Finding the right narrator and writing the novel was mostly all I did for this format of the book.  The credit for the audiobook rendition goes to the narrator: Christopher Sherwood. I had to give very little direction because he is a wonderful actor and trained in voice over work.  He has the talent and understood the novel - its themes and characters - this is what it took to make them all come alive from the page. He did that and I listened, enraptured by it all, awaiting each chapter he would upload as he made it come alive.

Do you believe certain types of writing translate better into audiobook format?

Yes, I believe that first person narratives are particularly compelling in audiobook format.  Love and Hate: In Nazi Germany is told in first person and I think that a narrator can many times become the character more authentically with a story told in this point of view.  I have been told by readers that my writing would make a good movie and that it is “cinematic.” I don’t think a great novel must be written in a cinematic style and in first person.  I do think that this style may lend itself to audiobook format well.

How did you select your narrator?

I have a cinematic novel trailer for Love and Hate, that is just like a movie trailer.  The quality level is similar to a movie trailer and real actors are involved.  You can watch it here: https://www.youtube.com/watch?v=oi47YG-eHeo

Chris (the narrator) was cast as Hans, the novel’s protagonist, in my cinematic book trailer.  My filmmaker and I thought he was perfect for the role. No others who auditioned compared.

I have this cork board nailed by my desk.  I use it to pin plot lines and pictures of the places I write about.  I also find pictures that resemble the characters that I am writing about.  I select ones that look like what I imagine them to look like in my head. It was a welcome and strange coincidence that Chris auditioned.  He literally was identical to the picture of Hans on my cork board. He was exactly the character in my head - and there he was in the flesh.  He did a great job with the German accent and his acting and look were perfect. He really was Hans to me - and now to hundreds and thousands of others.  When I found out he had voice over experience I HAD to ask him to do the audiobook. I was very excited when he agreed. He did not disappoint and made the book come alive.  If you watch the novel trailer you will get to see Chris and I think it makes listening to the book a little more fun.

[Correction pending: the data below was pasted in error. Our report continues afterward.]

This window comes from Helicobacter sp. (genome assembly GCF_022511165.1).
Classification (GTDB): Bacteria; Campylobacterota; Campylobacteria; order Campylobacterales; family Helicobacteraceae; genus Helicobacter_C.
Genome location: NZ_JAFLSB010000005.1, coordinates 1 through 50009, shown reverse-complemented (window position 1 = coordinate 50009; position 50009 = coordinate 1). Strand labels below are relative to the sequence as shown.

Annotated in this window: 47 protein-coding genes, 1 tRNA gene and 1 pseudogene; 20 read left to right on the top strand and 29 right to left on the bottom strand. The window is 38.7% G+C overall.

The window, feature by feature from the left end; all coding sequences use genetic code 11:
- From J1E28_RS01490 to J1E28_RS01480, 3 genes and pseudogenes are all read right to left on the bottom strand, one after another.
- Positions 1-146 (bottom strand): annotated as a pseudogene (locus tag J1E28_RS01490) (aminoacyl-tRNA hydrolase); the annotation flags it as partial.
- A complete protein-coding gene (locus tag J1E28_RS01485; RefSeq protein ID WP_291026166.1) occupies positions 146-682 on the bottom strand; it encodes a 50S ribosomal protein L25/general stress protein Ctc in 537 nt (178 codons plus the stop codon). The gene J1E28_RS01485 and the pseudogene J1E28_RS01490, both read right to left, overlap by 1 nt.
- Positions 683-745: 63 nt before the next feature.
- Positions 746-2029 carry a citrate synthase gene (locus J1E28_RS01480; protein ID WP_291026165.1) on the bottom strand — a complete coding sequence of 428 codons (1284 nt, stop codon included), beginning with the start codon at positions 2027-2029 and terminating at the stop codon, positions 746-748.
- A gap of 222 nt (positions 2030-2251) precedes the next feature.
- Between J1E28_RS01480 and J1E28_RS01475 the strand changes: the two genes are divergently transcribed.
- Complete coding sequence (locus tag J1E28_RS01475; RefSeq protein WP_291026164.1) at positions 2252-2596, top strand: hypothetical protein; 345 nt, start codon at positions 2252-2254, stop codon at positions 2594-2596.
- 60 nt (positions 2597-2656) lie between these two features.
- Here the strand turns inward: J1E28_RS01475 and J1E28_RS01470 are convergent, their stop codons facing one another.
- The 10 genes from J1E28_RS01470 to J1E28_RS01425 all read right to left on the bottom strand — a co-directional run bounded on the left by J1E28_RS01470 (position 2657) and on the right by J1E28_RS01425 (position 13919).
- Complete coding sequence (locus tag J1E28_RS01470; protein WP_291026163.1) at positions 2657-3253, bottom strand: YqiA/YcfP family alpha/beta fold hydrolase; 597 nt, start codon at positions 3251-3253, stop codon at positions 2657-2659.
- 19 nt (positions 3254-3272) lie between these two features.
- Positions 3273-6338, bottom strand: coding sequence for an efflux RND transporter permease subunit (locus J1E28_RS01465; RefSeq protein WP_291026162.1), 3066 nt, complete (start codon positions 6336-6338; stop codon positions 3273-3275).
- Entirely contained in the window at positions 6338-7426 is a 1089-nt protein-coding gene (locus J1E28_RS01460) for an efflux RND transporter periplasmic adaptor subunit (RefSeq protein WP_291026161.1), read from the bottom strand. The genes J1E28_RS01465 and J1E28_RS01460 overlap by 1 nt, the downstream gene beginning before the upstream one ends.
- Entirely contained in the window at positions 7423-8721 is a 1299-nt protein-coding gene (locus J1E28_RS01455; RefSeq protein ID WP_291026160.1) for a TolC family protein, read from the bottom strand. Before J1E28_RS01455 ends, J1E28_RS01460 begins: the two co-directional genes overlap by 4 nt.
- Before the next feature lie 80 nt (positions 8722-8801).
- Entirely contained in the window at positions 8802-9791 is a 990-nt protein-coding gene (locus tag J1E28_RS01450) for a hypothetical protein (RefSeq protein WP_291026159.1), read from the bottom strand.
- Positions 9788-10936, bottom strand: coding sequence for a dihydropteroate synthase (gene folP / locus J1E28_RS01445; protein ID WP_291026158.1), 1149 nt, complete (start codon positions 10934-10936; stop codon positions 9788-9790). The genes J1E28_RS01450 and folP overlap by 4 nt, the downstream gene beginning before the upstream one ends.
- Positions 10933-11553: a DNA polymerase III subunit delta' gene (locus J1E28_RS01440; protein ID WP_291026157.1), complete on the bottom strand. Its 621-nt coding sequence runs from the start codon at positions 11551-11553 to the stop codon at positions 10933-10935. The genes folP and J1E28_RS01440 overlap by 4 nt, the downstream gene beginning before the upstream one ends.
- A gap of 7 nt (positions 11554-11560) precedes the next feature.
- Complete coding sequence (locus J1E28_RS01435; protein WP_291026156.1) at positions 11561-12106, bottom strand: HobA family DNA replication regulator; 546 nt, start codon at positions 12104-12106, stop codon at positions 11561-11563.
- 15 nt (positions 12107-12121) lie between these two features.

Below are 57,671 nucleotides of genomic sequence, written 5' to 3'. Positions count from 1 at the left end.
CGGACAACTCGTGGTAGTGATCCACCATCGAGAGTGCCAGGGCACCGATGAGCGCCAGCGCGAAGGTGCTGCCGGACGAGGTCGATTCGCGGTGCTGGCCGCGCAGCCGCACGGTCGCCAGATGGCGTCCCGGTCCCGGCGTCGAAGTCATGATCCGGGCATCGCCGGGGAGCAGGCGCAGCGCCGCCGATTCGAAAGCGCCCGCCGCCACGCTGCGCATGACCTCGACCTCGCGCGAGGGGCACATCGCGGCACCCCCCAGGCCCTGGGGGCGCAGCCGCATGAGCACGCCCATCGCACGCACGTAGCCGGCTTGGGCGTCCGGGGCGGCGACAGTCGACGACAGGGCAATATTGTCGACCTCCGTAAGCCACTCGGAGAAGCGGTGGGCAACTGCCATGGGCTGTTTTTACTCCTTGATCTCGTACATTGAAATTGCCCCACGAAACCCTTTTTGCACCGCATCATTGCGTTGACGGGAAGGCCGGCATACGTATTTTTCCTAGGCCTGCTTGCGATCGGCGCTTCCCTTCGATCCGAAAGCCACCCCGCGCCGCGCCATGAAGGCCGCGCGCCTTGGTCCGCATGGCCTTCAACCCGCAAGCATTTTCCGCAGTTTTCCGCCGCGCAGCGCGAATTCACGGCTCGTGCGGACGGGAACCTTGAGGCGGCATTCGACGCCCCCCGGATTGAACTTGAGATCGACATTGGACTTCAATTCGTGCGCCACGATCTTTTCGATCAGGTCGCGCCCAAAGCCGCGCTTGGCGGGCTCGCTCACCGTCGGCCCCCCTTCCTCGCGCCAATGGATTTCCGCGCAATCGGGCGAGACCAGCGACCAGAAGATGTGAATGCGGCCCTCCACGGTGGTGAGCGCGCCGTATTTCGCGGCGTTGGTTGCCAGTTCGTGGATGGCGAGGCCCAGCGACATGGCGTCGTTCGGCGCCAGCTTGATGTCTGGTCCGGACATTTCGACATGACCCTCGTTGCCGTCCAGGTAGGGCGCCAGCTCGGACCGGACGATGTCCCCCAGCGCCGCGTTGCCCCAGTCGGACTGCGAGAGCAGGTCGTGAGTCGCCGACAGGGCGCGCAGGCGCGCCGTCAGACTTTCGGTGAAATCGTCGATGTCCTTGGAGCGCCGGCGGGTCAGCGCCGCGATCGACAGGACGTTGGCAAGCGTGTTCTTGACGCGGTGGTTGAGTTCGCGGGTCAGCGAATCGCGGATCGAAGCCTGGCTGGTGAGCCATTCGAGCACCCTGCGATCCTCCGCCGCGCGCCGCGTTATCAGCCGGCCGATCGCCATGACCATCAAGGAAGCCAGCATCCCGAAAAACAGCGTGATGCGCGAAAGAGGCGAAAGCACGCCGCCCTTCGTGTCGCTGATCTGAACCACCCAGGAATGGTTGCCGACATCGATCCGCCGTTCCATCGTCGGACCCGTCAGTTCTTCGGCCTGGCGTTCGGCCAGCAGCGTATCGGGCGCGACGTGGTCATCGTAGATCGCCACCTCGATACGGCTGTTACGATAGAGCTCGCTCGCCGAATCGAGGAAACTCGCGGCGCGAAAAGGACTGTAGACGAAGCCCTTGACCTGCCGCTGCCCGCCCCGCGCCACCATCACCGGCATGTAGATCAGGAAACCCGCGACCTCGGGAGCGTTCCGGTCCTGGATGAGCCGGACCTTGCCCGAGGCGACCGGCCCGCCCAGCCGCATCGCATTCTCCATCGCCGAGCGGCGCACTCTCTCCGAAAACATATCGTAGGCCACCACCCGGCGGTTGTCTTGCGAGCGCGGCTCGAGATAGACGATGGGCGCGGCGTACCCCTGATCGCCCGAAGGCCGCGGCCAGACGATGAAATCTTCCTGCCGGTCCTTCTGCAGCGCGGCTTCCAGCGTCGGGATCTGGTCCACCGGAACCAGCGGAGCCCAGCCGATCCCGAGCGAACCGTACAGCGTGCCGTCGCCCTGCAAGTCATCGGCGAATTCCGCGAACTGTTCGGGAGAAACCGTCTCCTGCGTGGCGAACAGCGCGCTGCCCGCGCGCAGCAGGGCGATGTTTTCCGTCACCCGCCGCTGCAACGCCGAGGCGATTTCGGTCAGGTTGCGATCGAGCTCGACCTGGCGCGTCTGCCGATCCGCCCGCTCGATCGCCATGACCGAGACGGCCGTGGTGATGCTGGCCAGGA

In your opinion, what are the pros and cons of writing a stand-alone novel vs. writing a series?

There are more pros to writing a series when it comes to book sales.  Writing a series gives the reader an opportunity to continue reading a story that keeps evolving and the author then boasts more sales. I am not saying I won’t write a series someday.  But, I find it satisfying to tell a story fully and be done with it. I feel it gives me the time to concentrate on marketing and making the story into other formats, like a screenplay, a graphic novel and an audiobook (all of which are being done with this novel).  I want to mostly continue to write in this genre - historical fiction. But, I tend to like to move on to other stories once a story is told. I feel there can be danger in drawing out a story once it has been told. It can be, not always, but when not justified by the story - a series can turn out formulaic and boring.  However, when done well, a series can benefit the reader and novelist greatly.

What bits of advice would you give to aspiring authors?

Oh, I could write a book just on this.  I will say this - do not write a novel. Tell yourself that you won’t write one.  To produce a quality novel is so much work - and even when you sell well - it is so little money that it is usually not worth the trouble.  If you say, “to hell with that advice” because you want to write a novel that badly - then you should absolutely do it. But it must be a need and not a whim.  I guess that is my point.

Do you have any tips for authors going through the process of turning their books into audiobooks?

Find the right narrator.  Everything will fall into place if you do that.  If you just select a bad narrator or someone who is only half committed then your book won’t turn out well.  Once you find the right narrator let them run with it and only give absolutely needed directions. It is a collaboration.

What’s next for you?

I am currently working on an anthology - The Darkest Hour with nine other historical   fiction authors - best sellers due out in January.  You can check it out here: https://thedarkesthouranthology.com/

The title of my novella within the anthology is Sound of Resistance, and delves deeper into the psyche of Erich Beck - the most evil character in “Love and Hate.”

Guest Post, Becki Willis, The Lilac Code

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The setting for this book, The Columbia Inn at Peralynna, is quite real, and used with the permission of its owners, David and Dr. Cynthia Lynn.

My husband and I first discovered this intriguing boutique bed and breakfast in September. We were charmed by the unique layout and, particularly, by our warm and gracious hosts. We returned again in February, when the Lynns graciously showed us around their home and their community. (Royal Taj Restaurant, The Iron Bridge Wine Company, and the old Savage Mills cotton mill complex are also real places.) Cynthia and I spent many hours in the four story great room, discussing our mutual love for books and writing, and brainstorming future plots.